But while Bronny’s path to the NBA is certainly an interesting one, now that LeBron’s long-held wish has been realised, the obvious question is what the James’s father-son dynamic will look like, both on and off the court?

There are many factors to consider. In normal circumstances, a player of Bronny’s ability wouldn’t expect to see much playing time in his first or even second season. He is not, of course, just any other player, meaning Bronny is likely to be thrust onto the court, regardless of whether his talent and development actually merit it. It’s not just LeBron that wants this, either – fans, casuals, the internet, everybody, wants to see it.

The next question that arises is how Bronny and LeBron cope with commentary from fans. While this is likely to be merciless, you probably couldn’t find two individuals more equipped to deal with it. Bronny has shown himself to be a strong and resilient character, dealing with the burden of expectation, significant trolling through the junior ranks and a freakin’ cardiac arrest, all before the age of 19.

Similarly, James has dealt with expectations since he anointed himself The Chosen One as a teenager and proceeded to make the leap from high-school phenom to NBA superstar. He’s occupied the national spotlight from 15 onwards, conducting himself throughout with integrity and honour. His off-court resume is free of scandal or skeletons, a remarkable achievement for an athlete in this day and age. He’s also dealt with more than his fair share of abuse from fans, much of it from the legions of Jordan acolytes protective of their hero’s legacy. He too, is strong of character.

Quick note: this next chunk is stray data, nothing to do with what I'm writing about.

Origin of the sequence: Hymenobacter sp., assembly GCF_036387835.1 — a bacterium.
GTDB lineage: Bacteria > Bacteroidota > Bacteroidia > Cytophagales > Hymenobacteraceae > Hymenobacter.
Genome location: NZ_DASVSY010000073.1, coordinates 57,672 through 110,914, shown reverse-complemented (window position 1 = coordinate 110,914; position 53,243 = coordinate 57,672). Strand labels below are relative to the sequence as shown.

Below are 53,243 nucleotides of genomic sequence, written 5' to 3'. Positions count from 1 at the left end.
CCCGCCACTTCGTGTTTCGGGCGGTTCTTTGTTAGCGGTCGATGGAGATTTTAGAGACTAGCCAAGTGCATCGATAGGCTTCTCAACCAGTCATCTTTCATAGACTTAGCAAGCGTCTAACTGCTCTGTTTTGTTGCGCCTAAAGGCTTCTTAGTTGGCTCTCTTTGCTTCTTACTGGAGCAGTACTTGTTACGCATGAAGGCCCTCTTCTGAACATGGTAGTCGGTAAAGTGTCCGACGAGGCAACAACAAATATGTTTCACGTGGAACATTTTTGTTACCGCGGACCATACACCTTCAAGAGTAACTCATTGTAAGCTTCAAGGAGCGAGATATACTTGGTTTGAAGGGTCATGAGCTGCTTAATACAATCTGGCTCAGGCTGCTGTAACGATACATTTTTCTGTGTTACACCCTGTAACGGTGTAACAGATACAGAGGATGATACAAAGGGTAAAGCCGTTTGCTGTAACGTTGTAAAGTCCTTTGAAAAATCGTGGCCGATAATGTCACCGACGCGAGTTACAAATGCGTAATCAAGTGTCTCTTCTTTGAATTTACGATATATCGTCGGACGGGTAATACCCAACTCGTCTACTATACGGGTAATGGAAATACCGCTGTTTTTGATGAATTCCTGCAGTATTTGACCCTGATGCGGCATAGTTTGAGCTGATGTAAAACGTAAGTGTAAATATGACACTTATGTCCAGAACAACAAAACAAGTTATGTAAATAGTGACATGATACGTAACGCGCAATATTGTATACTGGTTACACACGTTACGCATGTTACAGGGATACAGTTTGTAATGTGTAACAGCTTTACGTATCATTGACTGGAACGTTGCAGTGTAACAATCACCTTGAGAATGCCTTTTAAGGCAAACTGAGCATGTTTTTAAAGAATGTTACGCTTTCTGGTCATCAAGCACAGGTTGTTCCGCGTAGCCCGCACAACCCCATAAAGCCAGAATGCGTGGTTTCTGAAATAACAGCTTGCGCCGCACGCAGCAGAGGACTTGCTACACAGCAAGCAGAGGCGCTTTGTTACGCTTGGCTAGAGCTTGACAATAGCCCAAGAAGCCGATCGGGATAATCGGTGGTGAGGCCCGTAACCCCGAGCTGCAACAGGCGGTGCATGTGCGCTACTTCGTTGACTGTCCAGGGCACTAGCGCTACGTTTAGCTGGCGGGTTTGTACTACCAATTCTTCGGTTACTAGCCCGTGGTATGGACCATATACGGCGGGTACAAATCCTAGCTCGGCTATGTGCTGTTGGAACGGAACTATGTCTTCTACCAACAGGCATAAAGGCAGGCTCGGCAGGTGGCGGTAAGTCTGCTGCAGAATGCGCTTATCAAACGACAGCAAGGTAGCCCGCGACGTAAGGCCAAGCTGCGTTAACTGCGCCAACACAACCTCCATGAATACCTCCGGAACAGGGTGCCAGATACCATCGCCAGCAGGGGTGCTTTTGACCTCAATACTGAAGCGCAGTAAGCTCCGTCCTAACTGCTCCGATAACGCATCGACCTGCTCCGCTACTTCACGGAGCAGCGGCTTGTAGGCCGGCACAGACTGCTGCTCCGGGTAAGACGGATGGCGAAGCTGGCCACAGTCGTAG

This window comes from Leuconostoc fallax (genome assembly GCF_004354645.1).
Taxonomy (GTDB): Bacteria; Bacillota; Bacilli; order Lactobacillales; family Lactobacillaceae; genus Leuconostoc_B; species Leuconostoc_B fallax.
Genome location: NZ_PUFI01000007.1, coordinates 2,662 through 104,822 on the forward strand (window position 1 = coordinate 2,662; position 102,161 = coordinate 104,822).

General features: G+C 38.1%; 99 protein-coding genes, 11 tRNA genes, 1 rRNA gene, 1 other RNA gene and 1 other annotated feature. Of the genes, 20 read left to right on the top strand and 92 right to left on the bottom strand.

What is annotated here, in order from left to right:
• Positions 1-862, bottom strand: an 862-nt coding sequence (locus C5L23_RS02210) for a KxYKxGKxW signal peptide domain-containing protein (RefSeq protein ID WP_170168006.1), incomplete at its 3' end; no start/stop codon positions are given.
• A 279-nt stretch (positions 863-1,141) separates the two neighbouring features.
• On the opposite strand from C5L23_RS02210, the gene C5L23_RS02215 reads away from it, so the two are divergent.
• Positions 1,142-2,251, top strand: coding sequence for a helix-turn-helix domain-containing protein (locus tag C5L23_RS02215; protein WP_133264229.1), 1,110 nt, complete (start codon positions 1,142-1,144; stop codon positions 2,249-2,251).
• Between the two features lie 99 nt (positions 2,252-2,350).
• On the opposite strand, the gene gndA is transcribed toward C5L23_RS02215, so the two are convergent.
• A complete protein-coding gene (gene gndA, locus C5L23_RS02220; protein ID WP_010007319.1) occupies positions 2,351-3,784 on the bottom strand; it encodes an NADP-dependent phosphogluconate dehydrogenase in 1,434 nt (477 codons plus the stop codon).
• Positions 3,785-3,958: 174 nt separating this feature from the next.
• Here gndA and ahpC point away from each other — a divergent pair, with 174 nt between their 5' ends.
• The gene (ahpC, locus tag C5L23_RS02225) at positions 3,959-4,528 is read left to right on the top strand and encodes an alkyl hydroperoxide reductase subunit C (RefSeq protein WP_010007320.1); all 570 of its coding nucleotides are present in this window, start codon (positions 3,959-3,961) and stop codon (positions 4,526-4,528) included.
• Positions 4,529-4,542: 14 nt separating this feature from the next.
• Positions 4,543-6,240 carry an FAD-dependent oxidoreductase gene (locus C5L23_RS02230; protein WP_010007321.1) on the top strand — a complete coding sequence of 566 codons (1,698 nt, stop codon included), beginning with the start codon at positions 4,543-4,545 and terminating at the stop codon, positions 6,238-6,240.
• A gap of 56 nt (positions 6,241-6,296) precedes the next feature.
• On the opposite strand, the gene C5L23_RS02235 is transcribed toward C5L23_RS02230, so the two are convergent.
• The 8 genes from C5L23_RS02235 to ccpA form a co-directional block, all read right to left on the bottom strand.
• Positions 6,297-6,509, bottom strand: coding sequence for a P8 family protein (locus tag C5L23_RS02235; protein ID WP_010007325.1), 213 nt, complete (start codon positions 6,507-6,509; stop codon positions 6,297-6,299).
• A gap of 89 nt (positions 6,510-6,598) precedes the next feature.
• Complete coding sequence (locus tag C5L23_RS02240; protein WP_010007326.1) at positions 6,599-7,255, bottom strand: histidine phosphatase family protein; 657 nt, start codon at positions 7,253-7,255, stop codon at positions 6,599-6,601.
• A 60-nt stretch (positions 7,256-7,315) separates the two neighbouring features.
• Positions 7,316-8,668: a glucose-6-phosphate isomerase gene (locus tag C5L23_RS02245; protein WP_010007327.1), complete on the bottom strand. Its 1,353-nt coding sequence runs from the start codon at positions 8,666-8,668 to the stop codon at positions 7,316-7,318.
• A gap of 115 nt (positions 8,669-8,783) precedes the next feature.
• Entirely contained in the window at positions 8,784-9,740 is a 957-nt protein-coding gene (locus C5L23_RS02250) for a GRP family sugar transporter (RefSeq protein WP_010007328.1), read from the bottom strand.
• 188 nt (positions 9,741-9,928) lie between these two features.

But as any parent knows, when vitriol and abuse is directed at your family, emotions are a lot harder to control. LeBron made a female fan flinch this past season after she hurled abuse at him. Will he be able to restrain himself when fans target Bronny?

In the same vein, while LeBron has shown admirable self-control in resisting at times severe provocations (looking at you Lance Stephenson) and trash talking from opponents throughout his career, will he be able to marshal the same restraint if Bronny is involved in a physical altercation?

The final dynamic at play here, is how LeBron the basketballer, handles having his son as a teammate. Throughout his career, LeBron has at times been a cold, calculating and passive aggressive figure towards teammates. You either “fit in or fit out”, as he famously sub-tweeted former Cavs teammate Kevin Love.

As many teammates have discovered, playing alongside LeBron is something of a poisoned chalice – if the team wins, LeBron gets all the credit. If they lose, it’s everybody else’s fault as teammates are shipped out and coaches fired. While historically The King hasn’t shown a lot of patience for teammates who don’t perform, you imagine he will cut his own son considerably more slack. In doing so, of course, he opens himself up to accusations of favouritism and hypocrisy.

That’s not to say the two can’t compartmentalise their relationship, prioritising professionalism on the court and love off it – Ivan and Nathan Cleary, for example, seem to be able to manage their on-and-off court father-son relationship just fine, if the Panthers’ premiership three-peat is anything to go by. It remains to be seen if Bronny and LeBron can do the same.

Whatever happens, it’s going to be fascinating to watch – it really does deserve a reality show – and just as I found myself pondering the dynamic between Aaron and his dad back in those under 12s time-outs, a lot of us will be keen to see how the James’s navigate a path nobody has trod before.